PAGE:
In-depth Article

Conversation Design: The Cooperative Principle

By Hans Van Dam

For most people, it is natural to talk. We do not even have to think about it. Speech is what separates us from most animals.

We have these amazing communication techniques that we apply all day long that we are not even aware of. We use words, facial expressions, gestures and we consider context to share the message.

Cooperation is a big part of that. When we communicate we always try to help each other out and be cooperative. We provide information that’s truthful, we provide the right amount of information and we do it with the right tone of voice. Paul Grice is the researcher that identified this. He called it the Cooperative Principle.

The Cooperative Principle

Paul Grice identified 4 maxims that make up the cooperative principle. You could call these 4 maxims collectively the engine of communication. They are the natural force that powers our conversations. They are so crucial that we should list them:

conversation design the cooperative principle

Maxim of Quality

When people communicate, we assume that we are being truthful. To move a conversation in the right direction, we have to provide truthful information of high quality. Otherwise, the conversation is not going anywhere.

Maxim of Quantity

When people talk, we always provide as much information as needed. This comes natural to humans, but it is actually difficult to do for bots. For example, if you would ask the question:

User: do you know the time?
Bot: it’s 4 pm

This would be the right amount of information. But if we were dealing with a bot that is not being cooperative, he could answer the question by saying ‘yes’ or maybe say ‘in Amsterdam it’s 6 pm, in London it’s 5 pm, in NYC it’s 12 pm’.

In those two cases, the bot is actually answering the question, but he is not offering the right amount of information. A human would never do this.

Maxim of Relevance

Everything that is being said in a conversation is assumed to be relevant. Sometimes we might say something that seems a little off, but then our brain allows us to process the information, skip a few steps, and respond accordingly. It allows us to imply certain information.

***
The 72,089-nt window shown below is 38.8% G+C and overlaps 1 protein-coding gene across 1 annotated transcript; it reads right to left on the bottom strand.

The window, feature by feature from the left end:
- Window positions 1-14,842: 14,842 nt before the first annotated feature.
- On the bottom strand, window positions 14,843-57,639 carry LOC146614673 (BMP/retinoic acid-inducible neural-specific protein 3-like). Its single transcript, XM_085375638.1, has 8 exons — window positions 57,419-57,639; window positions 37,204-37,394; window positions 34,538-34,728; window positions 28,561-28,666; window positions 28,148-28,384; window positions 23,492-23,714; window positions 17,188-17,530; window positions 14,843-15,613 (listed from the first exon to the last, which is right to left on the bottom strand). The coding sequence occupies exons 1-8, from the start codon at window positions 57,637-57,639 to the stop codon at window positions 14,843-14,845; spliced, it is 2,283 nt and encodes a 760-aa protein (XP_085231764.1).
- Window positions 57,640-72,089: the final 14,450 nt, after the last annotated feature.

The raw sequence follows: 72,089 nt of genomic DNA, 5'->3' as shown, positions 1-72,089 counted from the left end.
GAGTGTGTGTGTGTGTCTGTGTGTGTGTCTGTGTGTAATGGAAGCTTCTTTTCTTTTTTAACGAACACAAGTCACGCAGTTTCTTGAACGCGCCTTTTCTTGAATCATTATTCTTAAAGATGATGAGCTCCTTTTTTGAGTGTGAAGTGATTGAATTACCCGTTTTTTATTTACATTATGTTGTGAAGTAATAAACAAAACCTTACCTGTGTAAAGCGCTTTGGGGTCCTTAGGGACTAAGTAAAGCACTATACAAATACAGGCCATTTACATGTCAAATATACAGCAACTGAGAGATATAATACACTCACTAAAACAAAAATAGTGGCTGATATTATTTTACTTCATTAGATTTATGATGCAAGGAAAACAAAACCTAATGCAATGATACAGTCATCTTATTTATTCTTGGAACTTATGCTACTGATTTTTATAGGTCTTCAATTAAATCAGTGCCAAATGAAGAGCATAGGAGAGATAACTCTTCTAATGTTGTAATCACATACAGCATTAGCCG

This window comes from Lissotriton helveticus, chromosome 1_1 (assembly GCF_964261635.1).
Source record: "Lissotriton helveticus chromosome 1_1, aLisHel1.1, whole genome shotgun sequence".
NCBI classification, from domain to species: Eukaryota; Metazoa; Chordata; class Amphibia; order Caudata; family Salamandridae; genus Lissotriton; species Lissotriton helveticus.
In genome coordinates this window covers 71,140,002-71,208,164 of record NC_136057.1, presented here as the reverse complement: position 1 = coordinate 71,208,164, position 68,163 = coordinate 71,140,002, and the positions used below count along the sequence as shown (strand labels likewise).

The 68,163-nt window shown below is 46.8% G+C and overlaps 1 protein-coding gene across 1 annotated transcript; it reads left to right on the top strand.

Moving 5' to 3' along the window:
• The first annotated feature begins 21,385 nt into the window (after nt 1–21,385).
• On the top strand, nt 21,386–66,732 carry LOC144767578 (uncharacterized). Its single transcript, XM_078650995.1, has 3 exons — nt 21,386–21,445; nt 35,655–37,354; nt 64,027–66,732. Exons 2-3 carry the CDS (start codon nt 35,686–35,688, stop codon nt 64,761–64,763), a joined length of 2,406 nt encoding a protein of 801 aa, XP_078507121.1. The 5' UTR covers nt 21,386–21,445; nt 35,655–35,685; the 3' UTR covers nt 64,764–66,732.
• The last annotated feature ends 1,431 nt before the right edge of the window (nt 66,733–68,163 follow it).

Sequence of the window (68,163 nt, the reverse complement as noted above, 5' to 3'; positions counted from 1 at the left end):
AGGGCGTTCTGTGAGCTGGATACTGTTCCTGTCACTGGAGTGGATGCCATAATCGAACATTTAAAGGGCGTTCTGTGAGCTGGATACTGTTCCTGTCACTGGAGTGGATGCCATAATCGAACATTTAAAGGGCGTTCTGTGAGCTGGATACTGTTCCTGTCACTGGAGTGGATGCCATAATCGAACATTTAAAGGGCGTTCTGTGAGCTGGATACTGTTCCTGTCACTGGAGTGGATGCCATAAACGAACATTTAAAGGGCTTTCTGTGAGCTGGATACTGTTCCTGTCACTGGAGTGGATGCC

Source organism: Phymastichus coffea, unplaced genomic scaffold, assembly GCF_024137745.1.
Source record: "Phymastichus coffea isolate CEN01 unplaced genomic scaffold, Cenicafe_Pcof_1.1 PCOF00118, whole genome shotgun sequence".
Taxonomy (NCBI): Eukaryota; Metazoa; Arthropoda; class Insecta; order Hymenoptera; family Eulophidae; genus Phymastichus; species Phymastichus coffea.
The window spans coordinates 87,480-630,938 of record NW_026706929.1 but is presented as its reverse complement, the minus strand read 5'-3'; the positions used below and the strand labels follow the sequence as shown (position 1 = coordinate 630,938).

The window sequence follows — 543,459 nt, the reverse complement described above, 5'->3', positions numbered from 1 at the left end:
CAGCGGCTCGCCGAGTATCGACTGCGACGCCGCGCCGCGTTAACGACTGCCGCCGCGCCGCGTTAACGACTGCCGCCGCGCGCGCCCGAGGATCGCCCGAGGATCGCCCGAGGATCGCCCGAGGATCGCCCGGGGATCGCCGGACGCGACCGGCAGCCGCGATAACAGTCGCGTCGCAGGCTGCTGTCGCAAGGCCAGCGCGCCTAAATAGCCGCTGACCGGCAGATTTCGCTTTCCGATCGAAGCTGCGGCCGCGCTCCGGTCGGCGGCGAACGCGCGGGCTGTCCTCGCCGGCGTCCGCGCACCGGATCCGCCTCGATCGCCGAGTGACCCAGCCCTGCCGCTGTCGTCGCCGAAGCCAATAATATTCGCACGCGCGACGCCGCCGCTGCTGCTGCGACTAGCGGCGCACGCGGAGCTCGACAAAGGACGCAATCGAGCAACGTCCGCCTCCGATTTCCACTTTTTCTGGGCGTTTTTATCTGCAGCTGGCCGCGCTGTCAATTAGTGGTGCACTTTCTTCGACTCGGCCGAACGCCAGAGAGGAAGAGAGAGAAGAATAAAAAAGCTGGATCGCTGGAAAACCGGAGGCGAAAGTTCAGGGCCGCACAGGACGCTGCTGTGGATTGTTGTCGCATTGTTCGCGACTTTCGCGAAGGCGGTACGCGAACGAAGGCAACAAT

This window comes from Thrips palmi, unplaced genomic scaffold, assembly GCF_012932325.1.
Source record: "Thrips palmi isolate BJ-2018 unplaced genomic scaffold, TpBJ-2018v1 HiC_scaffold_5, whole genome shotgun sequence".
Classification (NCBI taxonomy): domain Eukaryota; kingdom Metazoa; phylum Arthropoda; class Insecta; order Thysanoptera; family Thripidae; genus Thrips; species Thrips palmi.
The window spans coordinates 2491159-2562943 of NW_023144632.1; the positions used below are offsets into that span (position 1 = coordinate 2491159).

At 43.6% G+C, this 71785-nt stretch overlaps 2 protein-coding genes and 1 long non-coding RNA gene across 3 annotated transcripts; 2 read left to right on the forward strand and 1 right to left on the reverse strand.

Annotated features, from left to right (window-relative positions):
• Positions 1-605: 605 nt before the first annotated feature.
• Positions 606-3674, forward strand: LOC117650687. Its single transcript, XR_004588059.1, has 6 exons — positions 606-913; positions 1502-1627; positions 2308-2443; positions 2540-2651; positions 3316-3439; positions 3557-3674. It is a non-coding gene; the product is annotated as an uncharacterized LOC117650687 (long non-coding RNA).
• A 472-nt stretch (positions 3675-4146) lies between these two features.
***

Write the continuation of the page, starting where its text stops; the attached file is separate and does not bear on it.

John: Do you have everything packed?
Jane: Aren’t we leaving tomorrow?
John: Uber will be here in 20 minutes… get it done now!

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In this example, John assumes that Jane has not packed yet and therefore tries to rush her since the Uber will be there soon. A bot would never understand Jane’s respond in this dialogue, because it has trouble with inferring meaning.

Maxim of Manner

When humans speak, we adjust our tone. We use the right tone of voice for the situation and we adjust accordingly. Think about it, you probably speak differently to children than you do to colleagues or adults in general.

Simple for humans, difficult for bots…

These components make up the engine of communication. The Cooperative Principle is what powers human conversations and as conversation designers, we have to be aware of this.

But now we have to wonder what speeds up this engine. We have to identify the gearbox of this engine.

Turn-taking as the gearbox of conversations

Turn-taking is what speeds up the conversation and it is an important component of conversation design for chatbots and voice assistants. By letting each other know when it is our turn to speak, we can speed up the conversation and make it more efficient.

The best way to let the other person know it is their turn to speak is by using a prompt. A prompt is a question that leads to action. Asking a question lets the other person know it is his or her turn to speak.

conversation design the cooperative principle

That is a prompt that lets the user know it’s his turn to speak. This makes the conversation nice and efficient. There is little room for error.

A mistake we often see companies make, especially when it comes to chatbots… Is that they add extra information after asking a question. This creates noise in the interaction.

Here is the thing, if you ask a question then people want to answer it. So you ask a question and your user gets ready to answer, because it feels most natural, but now you are adding additional information which confuses the user.

Short sentences with simple questions are more efficient. It allows for better turn-taking, which speeds up the conversation… Like a gearbox!

Let’s look at a full example.

Final thoughts on the Cooperative Principle and Turn-Taking

As conversation designers, we have to understand how humans communicate. Only when we understand how the Cooperative Principle powers human communication, we can start deconstructing. When we comprehend its parts, we can start designing for it.

Since we want to keep it simple for our users, we can use Turn-Taking. This is a solid principle that keeps the engagement simple and efficient.

Like we said in the intro: the cooperative principle is the engine that powers human conversations, turn-taking is what speeds up the conversation.